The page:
Mark Zuckerberg has made no secret about his goals to operate internet infrastructure through Facebook, and at least a few members of Congress are keen on the idea. So keen that, in between questioning Zuckerberg about how his company failed to keep its users personal data secure, they asked the Facebook CEO if he would be interested in building their internet infrastructure.
“Next time you visit [West Virginia], if you would please bring some fiber because we don't have connectivity in our rural areas like we really need, and Facebook could really help us with that,” said Senator Shelley Moore Capito during Tuesday’s data security hearing with a joint Senate committee.
Zuckerberg, cautious and stiff throughout most of the hearing, perked up at this prospect, telling Capito: “That's something that I'm very passionate about.”
Like Capito, Representative Morgan Griffith was all-too-eager on Wednesday to hear about how Facebook could rid his state—Virginia—of rural connectivity woes.
“I was excited to hear that you were excited about that and passionate about it,” Griffith said Wednesday during the House hearing with Zuckerberg. “My district is very similar to West Virginia as it borders it and we have a lot of rural areas. Can you also agree, yes or no, to update me on that when the information is available?”
Facebook first got into the internet infrastructure game a few years ago, and has a number of projects under way to develop cheaper technology to make it easier for rural areas to get connected. He highlighted these efforts in response to a question Wednesday.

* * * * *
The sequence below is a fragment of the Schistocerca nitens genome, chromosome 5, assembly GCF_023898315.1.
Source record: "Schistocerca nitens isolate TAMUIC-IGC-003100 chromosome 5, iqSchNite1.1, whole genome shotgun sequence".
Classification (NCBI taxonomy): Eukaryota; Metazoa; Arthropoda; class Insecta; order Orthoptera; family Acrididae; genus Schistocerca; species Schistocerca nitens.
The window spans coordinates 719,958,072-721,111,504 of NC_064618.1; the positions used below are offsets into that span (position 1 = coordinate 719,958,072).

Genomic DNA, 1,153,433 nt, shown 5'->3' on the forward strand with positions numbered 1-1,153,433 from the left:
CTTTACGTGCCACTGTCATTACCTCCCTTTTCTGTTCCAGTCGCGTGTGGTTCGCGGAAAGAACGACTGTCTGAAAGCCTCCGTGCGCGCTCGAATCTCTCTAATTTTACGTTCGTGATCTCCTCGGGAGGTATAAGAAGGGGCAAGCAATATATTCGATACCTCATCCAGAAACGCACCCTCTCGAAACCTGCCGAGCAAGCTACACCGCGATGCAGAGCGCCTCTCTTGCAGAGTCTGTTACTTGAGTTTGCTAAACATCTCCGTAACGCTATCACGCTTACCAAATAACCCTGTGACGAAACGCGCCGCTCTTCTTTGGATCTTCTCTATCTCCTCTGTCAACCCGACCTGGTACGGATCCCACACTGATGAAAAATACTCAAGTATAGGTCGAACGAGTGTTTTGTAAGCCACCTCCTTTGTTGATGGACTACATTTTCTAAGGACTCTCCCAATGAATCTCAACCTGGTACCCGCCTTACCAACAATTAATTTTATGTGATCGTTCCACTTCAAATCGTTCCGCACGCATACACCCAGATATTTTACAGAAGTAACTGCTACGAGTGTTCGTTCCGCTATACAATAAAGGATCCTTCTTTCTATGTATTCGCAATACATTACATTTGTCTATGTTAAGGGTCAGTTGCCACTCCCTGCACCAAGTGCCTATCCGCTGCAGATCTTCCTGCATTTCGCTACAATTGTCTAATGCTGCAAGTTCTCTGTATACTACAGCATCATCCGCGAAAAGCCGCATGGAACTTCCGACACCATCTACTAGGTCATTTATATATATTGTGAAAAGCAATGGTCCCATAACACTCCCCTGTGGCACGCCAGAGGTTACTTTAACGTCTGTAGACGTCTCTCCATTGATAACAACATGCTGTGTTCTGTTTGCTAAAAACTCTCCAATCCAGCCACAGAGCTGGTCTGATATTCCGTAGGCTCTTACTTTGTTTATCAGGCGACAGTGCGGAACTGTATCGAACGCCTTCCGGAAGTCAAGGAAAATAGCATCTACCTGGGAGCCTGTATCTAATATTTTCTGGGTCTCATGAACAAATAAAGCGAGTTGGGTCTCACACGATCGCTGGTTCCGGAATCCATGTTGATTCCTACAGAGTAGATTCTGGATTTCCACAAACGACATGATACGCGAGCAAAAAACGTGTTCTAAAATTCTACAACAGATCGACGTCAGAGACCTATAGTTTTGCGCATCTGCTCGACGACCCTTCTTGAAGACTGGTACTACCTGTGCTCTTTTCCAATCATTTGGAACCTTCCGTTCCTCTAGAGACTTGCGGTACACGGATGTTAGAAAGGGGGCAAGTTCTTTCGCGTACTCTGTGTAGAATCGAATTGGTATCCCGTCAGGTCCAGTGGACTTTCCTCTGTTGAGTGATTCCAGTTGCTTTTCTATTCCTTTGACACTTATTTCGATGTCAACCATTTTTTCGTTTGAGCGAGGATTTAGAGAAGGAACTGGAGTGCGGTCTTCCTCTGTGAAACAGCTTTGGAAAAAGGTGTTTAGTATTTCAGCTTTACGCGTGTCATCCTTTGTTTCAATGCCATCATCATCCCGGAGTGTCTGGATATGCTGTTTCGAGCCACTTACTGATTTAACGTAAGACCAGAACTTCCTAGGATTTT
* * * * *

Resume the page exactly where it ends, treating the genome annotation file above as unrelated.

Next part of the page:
“Unfortunately, too much of the internet infrastructure today is too expensive for the current business models of carriers to support a lot of rural communities with the quality of service that they deserve,” Zuckerberg said. “So we are building a number of specific technologies from planes that can beam down internet access to repeaters and mesh networks to make it so all of these communities can be served.”
It’s true that most ISPs don’t build infrastructure to rural communities because the cost would outweigh the reward. They wouldn’t get a return on the investment for decades, so they don’t bother. But Zuckerberg’s projects might not be the panacea that members of Congress hope. One of the company’s most high-profile examples, Internet.org, which offers free online access to a limited number of sites, has drawn a great deal of criticism. The biggest issue is that it limits what users can access, violating net neutrality, and some critics say it’s just an effort to mine valuable data from untapped communities.
The fact is, for all Zuckerberg’s philanthropic rhetoric, Facebook is a private, for-profit business. It has to make a profit, and any projects it pursues should be viewed through that lens.
If lawmakers really want to improve rural infrastructure in their state, there are plenty of options, such as investing in publicly-owned networks, and giving communities the power to build their own internet. Given that the hearing was supposed to be about whether or not the public can trust Facebook with their data, these other options might instill more confidence than handing over the keys to Facebook.
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